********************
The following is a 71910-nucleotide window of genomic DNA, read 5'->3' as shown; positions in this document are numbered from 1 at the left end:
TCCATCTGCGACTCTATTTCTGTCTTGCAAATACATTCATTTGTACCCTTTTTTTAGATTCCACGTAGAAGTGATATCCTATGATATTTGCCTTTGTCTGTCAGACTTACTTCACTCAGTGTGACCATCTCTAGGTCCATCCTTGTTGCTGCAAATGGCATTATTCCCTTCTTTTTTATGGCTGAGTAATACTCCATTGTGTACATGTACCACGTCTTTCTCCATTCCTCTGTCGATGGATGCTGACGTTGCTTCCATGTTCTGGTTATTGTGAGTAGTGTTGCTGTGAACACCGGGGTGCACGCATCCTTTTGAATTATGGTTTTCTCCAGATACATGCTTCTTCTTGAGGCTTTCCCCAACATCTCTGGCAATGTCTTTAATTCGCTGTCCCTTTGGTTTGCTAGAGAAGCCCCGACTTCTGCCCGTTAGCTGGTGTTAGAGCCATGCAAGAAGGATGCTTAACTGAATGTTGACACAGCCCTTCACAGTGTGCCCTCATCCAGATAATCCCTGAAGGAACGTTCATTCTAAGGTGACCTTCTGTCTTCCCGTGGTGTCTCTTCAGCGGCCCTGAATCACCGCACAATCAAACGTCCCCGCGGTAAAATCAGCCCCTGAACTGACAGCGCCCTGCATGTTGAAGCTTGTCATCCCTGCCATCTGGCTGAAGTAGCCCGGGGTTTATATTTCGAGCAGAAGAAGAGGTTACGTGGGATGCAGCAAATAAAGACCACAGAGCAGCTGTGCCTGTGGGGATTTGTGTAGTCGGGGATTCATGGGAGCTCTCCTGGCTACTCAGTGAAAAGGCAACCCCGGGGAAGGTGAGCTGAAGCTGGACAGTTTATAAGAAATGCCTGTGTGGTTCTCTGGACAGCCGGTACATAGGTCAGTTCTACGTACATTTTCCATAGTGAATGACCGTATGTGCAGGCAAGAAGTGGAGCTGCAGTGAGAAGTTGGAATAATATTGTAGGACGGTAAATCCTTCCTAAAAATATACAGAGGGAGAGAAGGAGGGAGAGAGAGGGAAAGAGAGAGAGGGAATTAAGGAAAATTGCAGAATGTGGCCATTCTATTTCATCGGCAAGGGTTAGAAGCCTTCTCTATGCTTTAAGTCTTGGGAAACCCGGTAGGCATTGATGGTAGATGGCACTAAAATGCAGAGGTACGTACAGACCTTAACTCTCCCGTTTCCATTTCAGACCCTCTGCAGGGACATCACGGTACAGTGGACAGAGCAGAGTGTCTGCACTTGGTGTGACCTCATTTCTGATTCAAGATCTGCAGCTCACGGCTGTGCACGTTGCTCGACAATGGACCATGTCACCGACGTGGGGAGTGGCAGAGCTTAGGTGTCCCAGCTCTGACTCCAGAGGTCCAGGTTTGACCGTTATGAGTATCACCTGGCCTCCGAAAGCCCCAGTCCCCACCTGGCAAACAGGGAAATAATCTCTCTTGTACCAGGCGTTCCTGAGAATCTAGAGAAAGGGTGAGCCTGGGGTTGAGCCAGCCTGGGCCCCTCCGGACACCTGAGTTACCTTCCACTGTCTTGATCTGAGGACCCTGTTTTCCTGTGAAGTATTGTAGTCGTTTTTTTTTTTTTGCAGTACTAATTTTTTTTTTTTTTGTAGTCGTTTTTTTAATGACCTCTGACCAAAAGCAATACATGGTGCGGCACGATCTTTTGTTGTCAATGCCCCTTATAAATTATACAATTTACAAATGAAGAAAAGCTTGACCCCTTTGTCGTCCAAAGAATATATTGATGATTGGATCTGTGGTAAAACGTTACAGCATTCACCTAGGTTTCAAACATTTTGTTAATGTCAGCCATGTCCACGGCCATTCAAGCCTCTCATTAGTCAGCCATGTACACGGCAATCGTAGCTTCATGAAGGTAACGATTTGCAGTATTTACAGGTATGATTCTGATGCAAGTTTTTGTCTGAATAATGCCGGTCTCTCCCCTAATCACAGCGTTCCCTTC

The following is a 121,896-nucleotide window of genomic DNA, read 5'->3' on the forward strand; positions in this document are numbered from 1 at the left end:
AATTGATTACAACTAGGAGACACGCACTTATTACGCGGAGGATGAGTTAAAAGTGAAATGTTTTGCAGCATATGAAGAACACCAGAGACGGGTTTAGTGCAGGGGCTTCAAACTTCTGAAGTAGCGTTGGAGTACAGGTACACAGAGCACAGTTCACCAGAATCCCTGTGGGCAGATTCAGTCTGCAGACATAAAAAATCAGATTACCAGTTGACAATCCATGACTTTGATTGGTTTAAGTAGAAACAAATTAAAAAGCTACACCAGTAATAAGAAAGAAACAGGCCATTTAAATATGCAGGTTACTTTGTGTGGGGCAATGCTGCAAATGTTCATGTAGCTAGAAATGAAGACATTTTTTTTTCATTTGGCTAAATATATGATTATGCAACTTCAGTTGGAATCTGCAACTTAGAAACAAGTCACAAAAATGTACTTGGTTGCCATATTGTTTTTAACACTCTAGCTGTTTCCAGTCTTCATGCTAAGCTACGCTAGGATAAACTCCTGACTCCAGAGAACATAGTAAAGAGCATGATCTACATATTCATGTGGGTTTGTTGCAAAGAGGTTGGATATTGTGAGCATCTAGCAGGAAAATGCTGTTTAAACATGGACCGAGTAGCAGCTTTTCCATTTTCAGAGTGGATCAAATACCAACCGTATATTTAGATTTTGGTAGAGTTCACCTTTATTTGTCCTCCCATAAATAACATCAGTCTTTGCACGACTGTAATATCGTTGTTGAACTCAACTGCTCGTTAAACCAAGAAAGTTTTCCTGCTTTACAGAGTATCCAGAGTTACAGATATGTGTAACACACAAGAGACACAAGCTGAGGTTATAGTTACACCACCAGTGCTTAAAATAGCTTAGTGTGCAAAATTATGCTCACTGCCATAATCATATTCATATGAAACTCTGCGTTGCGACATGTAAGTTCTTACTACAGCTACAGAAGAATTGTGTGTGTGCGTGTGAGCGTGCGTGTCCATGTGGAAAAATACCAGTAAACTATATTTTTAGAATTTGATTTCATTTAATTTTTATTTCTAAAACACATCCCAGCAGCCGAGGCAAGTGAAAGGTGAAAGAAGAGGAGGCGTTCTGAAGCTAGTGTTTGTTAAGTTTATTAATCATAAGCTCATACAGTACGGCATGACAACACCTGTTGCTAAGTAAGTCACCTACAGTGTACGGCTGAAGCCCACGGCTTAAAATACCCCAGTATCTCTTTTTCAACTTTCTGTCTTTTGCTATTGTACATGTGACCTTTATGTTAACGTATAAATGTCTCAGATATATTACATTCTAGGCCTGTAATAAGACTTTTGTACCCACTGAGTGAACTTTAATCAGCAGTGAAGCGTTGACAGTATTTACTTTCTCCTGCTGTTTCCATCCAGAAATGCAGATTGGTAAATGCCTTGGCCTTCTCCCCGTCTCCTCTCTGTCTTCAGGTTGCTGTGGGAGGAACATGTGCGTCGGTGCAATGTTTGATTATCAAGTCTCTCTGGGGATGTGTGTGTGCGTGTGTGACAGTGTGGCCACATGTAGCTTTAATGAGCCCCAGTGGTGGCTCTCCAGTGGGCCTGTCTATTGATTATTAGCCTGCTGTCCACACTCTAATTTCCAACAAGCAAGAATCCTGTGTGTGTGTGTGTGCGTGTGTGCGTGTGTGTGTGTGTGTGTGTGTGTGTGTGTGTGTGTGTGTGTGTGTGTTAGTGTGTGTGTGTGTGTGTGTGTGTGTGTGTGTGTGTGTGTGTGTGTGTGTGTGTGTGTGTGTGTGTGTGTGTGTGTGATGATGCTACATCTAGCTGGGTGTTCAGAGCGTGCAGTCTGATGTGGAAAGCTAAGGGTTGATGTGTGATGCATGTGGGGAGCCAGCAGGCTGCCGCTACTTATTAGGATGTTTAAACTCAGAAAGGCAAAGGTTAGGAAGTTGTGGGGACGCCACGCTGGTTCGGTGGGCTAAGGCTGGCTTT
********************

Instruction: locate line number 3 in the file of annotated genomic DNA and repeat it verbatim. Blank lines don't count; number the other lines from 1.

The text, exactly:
The following is a 121,896-nucleotide window of genomic DNA, read 5'->3' on the forward strand; positions in this document are numbered from 1 at the left end: